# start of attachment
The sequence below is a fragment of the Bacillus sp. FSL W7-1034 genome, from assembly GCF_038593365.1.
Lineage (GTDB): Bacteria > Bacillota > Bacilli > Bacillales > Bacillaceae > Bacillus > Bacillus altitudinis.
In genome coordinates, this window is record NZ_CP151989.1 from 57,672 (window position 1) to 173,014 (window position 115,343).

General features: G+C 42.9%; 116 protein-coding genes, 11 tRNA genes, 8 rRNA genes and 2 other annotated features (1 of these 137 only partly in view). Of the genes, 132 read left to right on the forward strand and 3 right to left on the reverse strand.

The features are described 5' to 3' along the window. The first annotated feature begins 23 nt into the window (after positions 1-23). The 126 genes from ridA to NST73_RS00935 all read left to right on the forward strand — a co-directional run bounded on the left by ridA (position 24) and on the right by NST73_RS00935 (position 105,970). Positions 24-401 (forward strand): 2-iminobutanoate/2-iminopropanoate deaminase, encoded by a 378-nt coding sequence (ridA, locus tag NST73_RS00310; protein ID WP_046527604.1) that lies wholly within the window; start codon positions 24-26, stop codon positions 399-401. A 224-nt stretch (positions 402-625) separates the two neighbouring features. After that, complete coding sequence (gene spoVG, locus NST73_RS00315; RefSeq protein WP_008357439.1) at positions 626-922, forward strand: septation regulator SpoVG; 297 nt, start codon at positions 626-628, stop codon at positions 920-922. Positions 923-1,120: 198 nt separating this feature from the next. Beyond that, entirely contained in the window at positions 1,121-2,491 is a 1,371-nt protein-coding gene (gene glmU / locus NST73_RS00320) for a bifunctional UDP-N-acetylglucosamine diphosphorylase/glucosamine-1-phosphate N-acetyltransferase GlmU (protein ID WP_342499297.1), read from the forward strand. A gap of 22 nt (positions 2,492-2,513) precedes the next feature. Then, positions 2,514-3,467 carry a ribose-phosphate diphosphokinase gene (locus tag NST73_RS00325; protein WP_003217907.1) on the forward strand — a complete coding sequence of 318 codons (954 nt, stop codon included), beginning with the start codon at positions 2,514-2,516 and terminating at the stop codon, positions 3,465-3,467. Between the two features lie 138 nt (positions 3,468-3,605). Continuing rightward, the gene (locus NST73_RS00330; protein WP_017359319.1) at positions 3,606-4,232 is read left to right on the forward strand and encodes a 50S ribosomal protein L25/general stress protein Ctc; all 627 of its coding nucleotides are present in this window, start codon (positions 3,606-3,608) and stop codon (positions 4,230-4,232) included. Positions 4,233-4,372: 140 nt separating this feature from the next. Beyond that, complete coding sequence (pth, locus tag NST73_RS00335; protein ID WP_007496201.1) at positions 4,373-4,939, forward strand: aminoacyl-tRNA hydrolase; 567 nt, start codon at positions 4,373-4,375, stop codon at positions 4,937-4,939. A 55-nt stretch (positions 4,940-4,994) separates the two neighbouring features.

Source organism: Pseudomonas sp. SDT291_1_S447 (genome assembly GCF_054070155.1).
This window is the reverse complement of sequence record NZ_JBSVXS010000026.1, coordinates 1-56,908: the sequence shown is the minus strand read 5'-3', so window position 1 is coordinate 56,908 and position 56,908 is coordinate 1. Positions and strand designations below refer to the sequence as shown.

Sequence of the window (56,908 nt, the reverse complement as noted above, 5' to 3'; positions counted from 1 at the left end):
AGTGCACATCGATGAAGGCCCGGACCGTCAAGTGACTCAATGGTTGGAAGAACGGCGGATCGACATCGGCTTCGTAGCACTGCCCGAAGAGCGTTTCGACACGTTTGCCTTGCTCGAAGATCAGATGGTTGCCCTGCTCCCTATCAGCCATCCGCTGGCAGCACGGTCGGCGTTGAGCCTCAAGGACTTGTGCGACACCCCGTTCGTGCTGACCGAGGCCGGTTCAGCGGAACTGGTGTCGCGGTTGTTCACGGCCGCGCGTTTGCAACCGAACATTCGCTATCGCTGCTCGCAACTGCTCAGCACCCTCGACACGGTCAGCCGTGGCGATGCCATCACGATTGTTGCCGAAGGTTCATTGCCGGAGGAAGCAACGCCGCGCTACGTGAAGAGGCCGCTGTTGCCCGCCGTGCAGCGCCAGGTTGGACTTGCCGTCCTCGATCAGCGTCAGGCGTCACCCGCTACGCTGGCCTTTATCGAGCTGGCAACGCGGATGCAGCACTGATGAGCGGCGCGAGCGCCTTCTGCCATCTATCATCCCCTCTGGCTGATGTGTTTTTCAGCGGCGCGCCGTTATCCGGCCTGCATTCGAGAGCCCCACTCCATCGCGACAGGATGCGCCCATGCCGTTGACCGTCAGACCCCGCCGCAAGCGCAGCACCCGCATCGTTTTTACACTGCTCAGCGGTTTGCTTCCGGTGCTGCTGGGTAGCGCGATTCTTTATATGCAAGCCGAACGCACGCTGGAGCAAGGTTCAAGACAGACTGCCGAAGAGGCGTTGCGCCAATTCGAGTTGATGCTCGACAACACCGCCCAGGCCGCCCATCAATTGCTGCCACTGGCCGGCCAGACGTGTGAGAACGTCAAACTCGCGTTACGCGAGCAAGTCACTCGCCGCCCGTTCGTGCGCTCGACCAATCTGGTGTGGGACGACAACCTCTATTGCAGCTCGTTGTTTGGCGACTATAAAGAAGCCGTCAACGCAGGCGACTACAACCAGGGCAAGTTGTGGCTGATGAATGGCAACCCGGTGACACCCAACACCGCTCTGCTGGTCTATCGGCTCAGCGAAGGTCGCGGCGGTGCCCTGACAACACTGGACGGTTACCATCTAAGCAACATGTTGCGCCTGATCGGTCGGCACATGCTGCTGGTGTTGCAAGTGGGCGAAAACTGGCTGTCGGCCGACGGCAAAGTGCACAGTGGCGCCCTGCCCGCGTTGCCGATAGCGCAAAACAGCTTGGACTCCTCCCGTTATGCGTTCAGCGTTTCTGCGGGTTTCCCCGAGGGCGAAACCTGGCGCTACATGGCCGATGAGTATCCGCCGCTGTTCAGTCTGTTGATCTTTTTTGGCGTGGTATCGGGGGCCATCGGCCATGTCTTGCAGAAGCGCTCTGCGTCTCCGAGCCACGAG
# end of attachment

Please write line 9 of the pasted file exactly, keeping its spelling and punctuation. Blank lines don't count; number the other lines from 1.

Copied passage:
AGTGCACATCGATGAAGGCCCGGACCGTCAAGTGACTCAATGGTTGGAAGAACGGCGGATCGACATCGGCTTCGTAGCACTGCCCGAAGAGCGTTTCGACACGTTTGCCTTGCTCGAAGATCAGATGGTTGCCCTGCTCCCTATCAGCCATCCGCTGGCAGCACGGTCGGCGTTGAGCCTCAAGGACTTGTGCGACACCCCGTTCGTGCTGACCGAGGCCGGTTCAGCGGAACTGGTGTCGCGGTTGTTCACGGCCGCGCGTTTGCAACCGAACATTCGCTATCGCTGCTCGCAACTGCTCAGCACCCTCGACACGGTCAGCCGTGGCGATGCCATCACGATTGTTGCCGAAGGTTCATTGCCGGAGGAAGCAACGCCGCGCTACGTGAAGAGGCCGCTGTTGCCCGCCGTGCAGCGCCAGGTTGGACTTGCCGTCCTCGATCAGCGTCAGGCGTCACCCGCTACGCTGGCCTTTATCGAGCTGGCAACGCGGATGCAGCACTGATGAGCGGCGCGAGCGCCTTCTGCCATCTATCATCCCCTCTGGCTGATGTGTTTTTCAGCGGCGCGCCGTTATCCGGCCTGCATTCGAGAGCCCCACTCCATCGCGACAGGATGCGCCCATGCCGTTGACCGTCAGACCCCGCCGCAAGCGCAGCACCCGCATCGTTTTTACACTGCTCAGCGGTTTGCTTCCGGTGCTGCTGGGTAGCGCGATTCTTTATATGCAAGCCGAACGCACGCTGGAGCAAGGTTCAAGACAGACTGCCGAAGAGGCGTTGCGCCAATTCGAGTTGATGCTCGACAACACCGCCCAGGCCGCCCATCAATTGCTGCCACTGGCCGGCCAGACGTGTGAGAACGTCAAACTCGCGTTACGCGAGCAAGTCACTCGCCGCCCGTTCGTGCGCTCGACCAATCTGGTGTGGGACGACAACCTCTATTGCAGCTCGTTGTTTGGCGACTATAAAGAAGCCGTCAACGCAGGCGACTACAACCAGGGCAAGTTGTGGCTGATGAATGGCAACCCGGTGACACCCAACACCGCTCTGCTGGTCTATCGGCTCAGCGAAGGTCGCGGCGGTGCCCTGACAACACTGGACGGTTACCATCTAAGCAACATGTTGCGCCTGATCGGTCGGCACATGCTGCTGGTGTTGCAAGTGGGCGAAAACTGGCTGTCGGCCGACGGCAAAGTGCACAGTGGCGCCCTGCCCGCGTTGCCGATAGCGCAAAACAGCTTGGACTCCTCCCGTTATGCGTTCAGCGTTTCTGCGGGTTTCCCCGAGGGCGAAACCTGGCGCTACATGGCCGATGAGTATCCGCCGCTGTTCAGTCTGTTGATCTTTTTTGGCGTGGTATCGGGGGCCATCGGCCATGTCTTGCAGAAGCGCTCTGCGTCTCCGAGCCACGAG